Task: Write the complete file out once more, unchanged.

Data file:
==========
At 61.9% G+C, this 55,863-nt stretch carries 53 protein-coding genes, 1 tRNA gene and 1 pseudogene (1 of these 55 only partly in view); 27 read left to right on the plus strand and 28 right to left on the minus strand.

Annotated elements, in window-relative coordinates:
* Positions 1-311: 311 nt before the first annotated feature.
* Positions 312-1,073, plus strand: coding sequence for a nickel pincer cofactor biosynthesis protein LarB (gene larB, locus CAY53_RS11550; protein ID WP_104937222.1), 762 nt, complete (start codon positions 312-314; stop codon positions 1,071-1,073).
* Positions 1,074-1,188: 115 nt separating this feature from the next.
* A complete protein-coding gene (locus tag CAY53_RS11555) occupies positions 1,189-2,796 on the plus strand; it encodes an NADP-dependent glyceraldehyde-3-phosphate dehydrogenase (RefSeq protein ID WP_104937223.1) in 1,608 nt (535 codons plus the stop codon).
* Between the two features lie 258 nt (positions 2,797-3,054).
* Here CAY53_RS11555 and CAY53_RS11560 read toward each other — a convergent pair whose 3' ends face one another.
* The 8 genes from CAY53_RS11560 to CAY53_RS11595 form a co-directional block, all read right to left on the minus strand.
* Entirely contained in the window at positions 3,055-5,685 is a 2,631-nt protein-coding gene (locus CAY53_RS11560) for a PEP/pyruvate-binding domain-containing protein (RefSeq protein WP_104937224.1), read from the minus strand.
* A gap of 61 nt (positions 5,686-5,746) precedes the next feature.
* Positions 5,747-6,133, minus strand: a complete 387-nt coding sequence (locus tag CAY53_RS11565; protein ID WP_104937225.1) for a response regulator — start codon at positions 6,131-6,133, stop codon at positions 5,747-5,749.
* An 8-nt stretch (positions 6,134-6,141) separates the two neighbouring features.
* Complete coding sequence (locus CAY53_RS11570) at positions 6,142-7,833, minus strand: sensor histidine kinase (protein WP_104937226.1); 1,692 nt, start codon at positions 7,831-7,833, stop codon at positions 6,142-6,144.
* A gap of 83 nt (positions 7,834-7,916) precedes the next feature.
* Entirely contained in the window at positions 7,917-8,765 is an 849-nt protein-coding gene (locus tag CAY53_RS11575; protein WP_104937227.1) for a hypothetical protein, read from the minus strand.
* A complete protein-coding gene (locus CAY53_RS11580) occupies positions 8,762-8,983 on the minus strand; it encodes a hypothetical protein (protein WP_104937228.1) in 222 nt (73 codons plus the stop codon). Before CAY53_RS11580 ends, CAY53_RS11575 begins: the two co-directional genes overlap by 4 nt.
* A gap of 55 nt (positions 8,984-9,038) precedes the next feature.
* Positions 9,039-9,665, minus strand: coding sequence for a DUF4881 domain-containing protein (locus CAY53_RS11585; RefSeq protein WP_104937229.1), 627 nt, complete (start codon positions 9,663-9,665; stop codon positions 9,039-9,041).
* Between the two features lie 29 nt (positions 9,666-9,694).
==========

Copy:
At 61.9% G+C, this 55,863-nt stretch carries 53 protein-coding genes, 1 tRNA gene and 1 pseudogene (1 of these 55 only partly in view); 27 read left to right on the plus strand and 28 right to left on the minus strand.

Annotated elements, in window-relative coordinates:
* Positions 1-311: 311 nt before the first annotated feature.
* Positions 312-1,073, plus strand: coding sequence for a nickel pincer cofactor biosynthesis protein LarB (gene larB, locus CAY53_RS11550; protein ID WP_104937222.1), 762 nt, complete (start codon positions 312-314; stop codon positions 1,071-1,073).
* Positions 1,074-1,188: 115 nt separating this feature from the next.
* A complete protein-coding gene (locus tag CAY53_RS11555) occupies positions 1,189-2,796 on the plus strand; it encodes an NADP-dependent glyceraldehyde-3-phosphate dehydrogenase (RefSeq protein ID WP_104937223.1) in 1,608 nt (535 codons plus the stop codon).
* Between the two features lie 258 nt (positions 2,797-3,054).
* Here CAY53_RS11555 and CAY53_RS11560 read toward each other — a convergent pair whose 3' ends face one another.
* The 8 genes from CAY53_RS11560 to CAY53_RS11595 form a co-directional block, all read right to left on the minus strand.
* Entirely contained in the window at positions 3,055-5,685 is a 2,631-nt protein-coding gene (locus CAY53_RS11560) for a PEP/pyruvate-binding domain-containing protein (RefSeq protein WP_104937224.1), read from the minus strand.
* A gap of 61 nt (positions 5,686-5,746) precedes the next feature.
* Positions 5,747-6,133, minus strand: a complete 387-nt coding sequence (locus tag CAY53_RS11565; protein ID WP_104937225.1) for a response regulator — start codon at positions 6,131-6,133, stop codon at positions 5,747-5,749.
* An 8-nt stretch (positions 6,134-6,141) separates the two neighbouring features.
* Complete coding sequence (locus CAY53_RS11570) at positions 6,142-7,833, minus strand: sensor histidine kinase (protein WP_104937226.1); 1,692 nt, start codon at positions 7,831-7,833, stop codon at positions 6,142-6,144.
* A gap of 83 nt (positions 7,834-7,916) precedes the next feature.
* Entirely contained in the window at positions 7,917-8,765 is an 849-nt protein-coding gene (locus tag CAY53_RS11575; protein WP_104937227.1) for a hypothetical protein, read from the minus strand.
* A complete protein-coding gene (locus CAY53_RS11580) occupies positions 8,762-8,983 on the minus strand; it encodes a hypothetical protein (protein WP_104937228.1) in 222 nt (73 codons plus the stop codon). Before CAY53_RS11580 ends, CAY53_RS11575 begins: the two co-directional genes overlap by 4 nt.
* A gap of 55 nt (positions 8,984-9,038) precedes the next feature.
* Positions 9,039-9,665, minus strand: coding sequence for a DUF4881 domain-containing protein (locus CAY53_RS11585; RefSeq protein WP_104937229.1), 627 nt, complete (start codon positions 9,663-9,665; stop codon positions 9,039-9,041).
* Between the two features lie 29 nt (positions 9,666-9,694).